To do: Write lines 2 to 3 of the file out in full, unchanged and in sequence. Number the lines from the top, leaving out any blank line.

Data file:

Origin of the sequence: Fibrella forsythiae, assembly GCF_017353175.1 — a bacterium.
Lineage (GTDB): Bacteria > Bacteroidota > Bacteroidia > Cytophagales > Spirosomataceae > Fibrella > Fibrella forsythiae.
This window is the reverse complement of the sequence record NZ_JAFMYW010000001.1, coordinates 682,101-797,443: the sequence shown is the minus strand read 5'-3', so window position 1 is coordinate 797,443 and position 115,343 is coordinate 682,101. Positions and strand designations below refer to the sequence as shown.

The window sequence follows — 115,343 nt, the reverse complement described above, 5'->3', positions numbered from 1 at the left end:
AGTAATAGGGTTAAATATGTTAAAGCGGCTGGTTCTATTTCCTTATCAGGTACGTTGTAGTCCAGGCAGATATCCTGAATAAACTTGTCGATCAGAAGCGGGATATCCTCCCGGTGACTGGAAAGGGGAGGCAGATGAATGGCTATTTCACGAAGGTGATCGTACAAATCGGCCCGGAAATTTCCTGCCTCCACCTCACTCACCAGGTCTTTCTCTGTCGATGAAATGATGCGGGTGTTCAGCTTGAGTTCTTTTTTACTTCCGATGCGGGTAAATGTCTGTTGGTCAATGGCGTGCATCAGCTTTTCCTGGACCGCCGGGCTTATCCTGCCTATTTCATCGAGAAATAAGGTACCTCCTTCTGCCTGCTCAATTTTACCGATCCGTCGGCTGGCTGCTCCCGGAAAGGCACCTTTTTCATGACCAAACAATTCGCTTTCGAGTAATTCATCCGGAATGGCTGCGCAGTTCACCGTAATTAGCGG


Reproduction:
Lineage (GTDB): Bacteria > Bacteroidota > Bacteroidia > Cytophagales > Spirosomataceae > Fibrella > Fibrella forsythiae.
This window is the reverse complement of the sequence record NZ_JAFMYW010000001.1, coordinates 682,101-797,443: the sequence shown is the minus strand read 5'-3', so window position 1 is coordinate 797,443 and position 115,343 is coordinate 682,101. Positions and strand designations below refer to the sequence as shown.